Brandon Marshall accumulated over 1,000 yards receiving last season and most would say he underachieved. A thousand yard year isn't too bad for an "off" season if you ask me, especially when you consider that he missed two games to injury.
Nevertheless, fans had higher expectations of Marshall and hopefully he can regain the form that earned him his nickname "The Beast." He is plenty capable of doing this, and if you watch the replay of his 60-yard TD catch against the Bucs from a few weeks ago, he shook off a corner, juked a safety and stiff-armed a linebacker en route to the end zone.
Marshall claims that he and QB Chad Henne have improved their chemistry and has been singing his praises all preseason.
If Marshall can get his hands on a few more passes this season and spend some quality time in the end zone, he can make it to the Pro Bowl, as he did in 2008 and 2009.
Davone Bess is quickly earning himself a name as one of the best slot receivers in the league. He is one of the best third down receivers in the league and has a pair of reliable hands.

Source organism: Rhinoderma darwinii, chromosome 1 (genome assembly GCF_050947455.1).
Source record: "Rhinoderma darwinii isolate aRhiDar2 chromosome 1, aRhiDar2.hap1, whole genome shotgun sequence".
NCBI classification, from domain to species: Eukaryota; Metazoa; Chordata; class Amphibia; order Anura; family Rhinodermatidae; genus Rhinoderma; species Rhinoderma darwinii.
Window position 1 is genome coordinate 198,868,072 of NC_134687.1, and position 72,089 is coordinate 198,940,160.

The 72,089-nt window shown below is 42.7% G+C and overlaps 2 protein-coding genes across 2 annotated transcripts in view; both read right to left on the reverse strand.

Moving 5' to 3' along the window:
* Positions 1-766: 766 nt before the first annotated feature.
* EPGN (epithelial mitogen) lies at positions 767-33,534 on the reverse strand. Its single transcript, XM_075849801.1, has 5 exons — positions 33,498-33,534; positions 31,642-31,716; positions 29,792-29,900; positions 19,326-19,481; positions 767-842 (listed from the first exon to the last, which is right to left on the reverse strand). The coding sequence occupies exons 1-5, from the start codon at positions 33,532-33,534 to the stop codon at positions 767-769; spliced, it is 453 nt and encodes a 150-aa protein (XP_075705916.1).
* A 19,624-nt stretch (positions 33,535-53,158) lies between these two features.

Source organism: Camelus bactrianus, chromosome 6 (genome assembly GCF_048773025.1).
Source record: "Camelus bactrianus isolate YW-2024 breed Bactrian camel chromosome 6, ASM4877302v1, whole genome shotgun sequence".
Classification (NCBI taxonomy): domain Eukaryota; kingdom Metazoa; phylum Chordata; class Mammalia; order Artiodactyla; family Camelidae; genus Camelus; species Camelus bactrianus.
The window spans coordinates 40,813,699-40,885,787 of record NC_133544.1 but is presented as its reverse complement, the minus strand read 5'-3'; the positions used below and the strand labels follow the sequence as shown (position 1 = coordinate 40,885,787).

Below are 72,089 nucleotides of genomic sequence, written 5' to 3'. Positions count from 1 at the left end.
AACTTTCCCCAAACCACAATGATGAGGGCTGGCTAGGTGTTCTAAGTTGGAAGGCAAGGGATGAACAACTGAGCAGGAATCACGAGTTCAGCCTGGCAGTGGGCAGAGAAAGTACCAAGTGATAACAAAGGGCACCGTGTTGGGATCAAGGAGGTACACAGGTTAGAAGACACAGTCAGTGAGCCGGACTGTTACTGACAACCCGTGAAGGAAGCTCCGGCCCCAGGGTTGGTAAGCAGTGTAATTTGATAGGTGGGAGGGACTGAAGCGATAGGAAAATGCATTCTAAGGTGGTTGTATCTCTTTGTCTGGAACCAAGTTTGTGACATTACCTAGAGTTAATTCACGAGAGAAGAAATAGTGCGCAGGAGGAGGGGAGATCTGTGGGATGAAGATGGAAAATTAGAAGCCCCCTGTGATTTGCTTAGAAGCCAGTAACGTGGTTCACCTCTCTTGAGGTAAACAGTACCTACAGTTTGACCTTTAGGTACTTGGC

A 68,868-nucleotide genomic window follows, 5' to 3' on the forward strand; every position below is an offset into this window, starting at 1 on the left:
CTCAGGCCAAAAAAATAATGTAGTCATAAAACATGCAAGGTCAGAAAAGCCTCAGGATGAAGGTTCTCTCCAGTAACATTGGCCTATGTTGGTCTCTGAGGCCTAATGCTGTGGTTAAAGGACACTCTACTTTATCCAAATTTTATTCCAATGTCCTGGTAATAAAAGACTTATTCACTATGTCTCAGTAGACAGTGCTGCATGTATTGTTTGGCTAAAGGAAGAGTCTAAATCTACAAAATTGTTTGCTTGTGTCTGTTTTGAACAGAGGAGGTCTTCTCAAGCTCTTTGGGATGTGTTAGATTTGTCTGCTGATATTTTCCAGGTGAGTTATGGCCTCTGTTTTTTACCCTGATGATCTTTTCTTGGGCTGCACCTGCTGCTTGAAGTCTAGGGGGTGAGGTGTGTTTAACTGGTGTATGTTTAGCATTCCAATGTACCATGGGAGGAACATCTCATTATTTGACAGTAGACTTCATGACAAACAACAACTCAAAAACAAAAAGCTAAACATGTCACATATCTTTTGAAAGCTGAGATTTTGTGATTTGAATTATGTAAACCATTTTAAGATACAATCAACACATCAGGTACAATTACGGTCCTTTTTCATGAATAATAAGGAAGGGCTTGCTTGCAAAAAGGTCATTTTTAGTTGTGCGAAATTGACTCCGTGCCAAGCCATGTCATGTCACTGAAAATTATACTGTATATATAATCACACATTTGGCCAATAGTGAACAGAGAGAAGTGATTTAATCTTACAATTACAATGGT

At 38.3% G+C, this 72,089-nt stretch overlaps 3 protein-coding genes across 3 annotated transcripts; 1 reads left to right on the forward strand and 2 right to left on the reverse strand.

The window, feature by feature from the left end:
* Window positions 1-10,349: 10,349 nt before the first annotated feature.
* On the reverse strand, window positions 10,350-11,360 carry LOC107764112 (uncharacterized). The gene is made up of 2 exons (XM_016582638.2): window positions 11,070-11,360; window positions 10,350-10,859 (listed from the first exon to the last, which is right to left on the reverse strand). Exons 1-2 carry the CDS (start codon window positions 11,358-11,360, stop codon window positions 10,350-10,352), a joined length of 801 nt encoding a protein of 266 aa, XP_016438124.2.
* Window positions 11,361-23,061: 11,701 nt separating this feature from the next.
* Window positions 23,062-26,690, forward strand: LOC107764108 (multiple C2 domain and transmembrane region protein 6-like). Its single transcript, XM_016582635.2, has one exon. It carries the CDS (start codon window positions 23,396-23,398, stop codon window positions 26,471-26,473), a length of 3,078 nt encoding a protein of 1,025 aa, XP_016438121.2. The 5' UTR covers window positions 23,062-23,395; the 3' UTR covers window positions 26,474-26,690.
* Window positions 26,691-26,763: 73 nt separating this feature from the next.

He is also closer to making it to the Pro Bowl than you would think. Last season, Wes Welker made it to the Pro Bowl by catching 86 passes for 848 yards and seven TDs. Bess caught 79 passes for 820 yards and five TDs. Bess also averaged a higher YPC than Welker (if only by a half yard, he still did it).
Bess have improved every season and, if his trends continue, he could be on the verge of a 1000-yard, eight TD season.
Bess could truly breakout this season under Daboll's new offense and earn himself a ticket to play alongside the AFC's best.
I predicted in an earlier slide that a Dolphins rookie would make it to the Pro Bowl, and Mike Pouncey is that player. His twin brother made it as a rookie and so can he.
Pouncey earned himself the starting center spot as soon as he was drafted and has not left a question about it in anyone's mind.
Analysts have claimed that Pouncey is not as skilled a player as his brother, but all that talk is talk. Those who think he cannot be as good as his identical twin brother can take their half thought-out ideas to the nearest mental institution and donate them, because he has all the potential in the world.
If Sparano can show Miami fans that, for once, he actually knows something about offensive lines he could coach rookie Mike Pouncey to the Pro Bowl.